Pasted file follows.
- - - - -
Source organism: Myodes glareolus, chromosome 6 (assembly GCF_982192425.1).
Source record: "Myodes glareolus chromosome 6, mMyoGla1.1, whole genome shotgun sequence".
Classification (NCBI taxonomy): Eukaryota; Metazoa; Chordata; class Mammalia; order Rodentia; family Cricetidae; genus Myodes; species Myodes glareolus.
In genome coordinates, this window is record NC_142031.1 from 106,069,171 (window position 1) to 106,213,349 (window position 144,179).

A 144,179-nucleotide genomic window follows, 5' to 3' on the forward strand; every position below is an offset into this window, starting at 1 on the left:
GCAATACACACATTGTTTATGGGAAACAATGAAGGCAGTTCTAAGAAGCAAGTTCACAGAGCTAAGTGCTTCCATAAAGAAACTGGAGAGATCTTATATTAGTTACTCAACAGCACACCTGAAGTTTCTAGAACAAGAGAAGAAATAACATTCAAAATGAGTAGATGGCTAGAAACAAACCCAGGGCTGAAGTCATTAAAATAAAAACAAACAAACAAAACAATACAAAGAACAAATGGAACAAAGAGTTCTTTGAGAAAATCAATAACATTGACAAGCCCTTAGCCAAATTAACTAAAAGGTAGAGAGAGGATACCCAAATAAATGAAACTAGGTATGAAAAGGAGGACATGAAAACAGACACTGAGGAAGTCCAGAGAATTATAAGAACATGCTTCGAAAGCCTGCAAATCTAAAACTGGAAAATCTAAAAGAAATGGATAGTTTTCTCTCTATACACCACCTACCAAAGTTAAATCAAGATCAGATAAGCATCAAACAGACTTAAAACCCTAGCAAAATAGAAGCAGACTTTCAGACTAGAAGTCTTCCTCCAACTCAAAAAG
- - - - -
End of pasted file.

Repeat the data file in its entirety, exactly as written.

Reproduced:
Source organism: Myodes glareolus, chromosome 6 (assembly GCF_982192425.1).
Source record: "Myodes glareolus chromosome 6, mMyoGla1.1, whole genome shotgun sequence".
Classification (NCBI taxonomy): Eukaryota; Metazoa; Chordata; class Mammalia; order Rodentia; family Cricetidae; genus Myodes; species Myodes glareolus.
In genome coordinates, this window is record NC_142031.1 from 106,069,171 (window position 1) to 106,213,349 (window position 144,179).

A 144,179-nucleotide genomic window follows, 5' to 3' on the forward strand; every position below is an offset into this window, starting at 1 on the left:
GCAATACACACATTGTTTATGGGAAACAATGAAGGCAGTTCTAAGAAGCAAGTTCACAGAGCTAAGTGCTTCCATAAAGAAACTGGAGAGATCTTATATTAGTTACTCAACAGCACACCTGAAGTTTCTAGAACAAGAGAAGAAATAACATTCAAAATGAGTAGATGGCTAGAAACAAACCCAGGGCTGAAGTCATTAAAATAAAAACAAACAAACAAAACAATACAAAGAACAAATGGAACAAAGAGTTCTTTGAGAAAATCAATAACATTGACAAGCCCTTAGCCAAATTAACTAAAAGGTAGAGAGAGGATACCCAAATAAATGAAACTAGGTATGAAAAGGAGGACATGAAAACAGACACTGAGGAAGTCCAGAGAATTATAAGAACATGCTTCGAAAGCCTGCAAATCTAAAACTGGAAAATCTAAAAGAAATGGATAGTTTTCTCTCTATACACCACCTACCAAAGTTAAATCAAGATCAGATAAGCATCAAACAGACTTAAAACCCTAGCAAAATAGAAGCAGACTTTCAGACTAGAAGTCTTCCTCCAACTCAAAAAG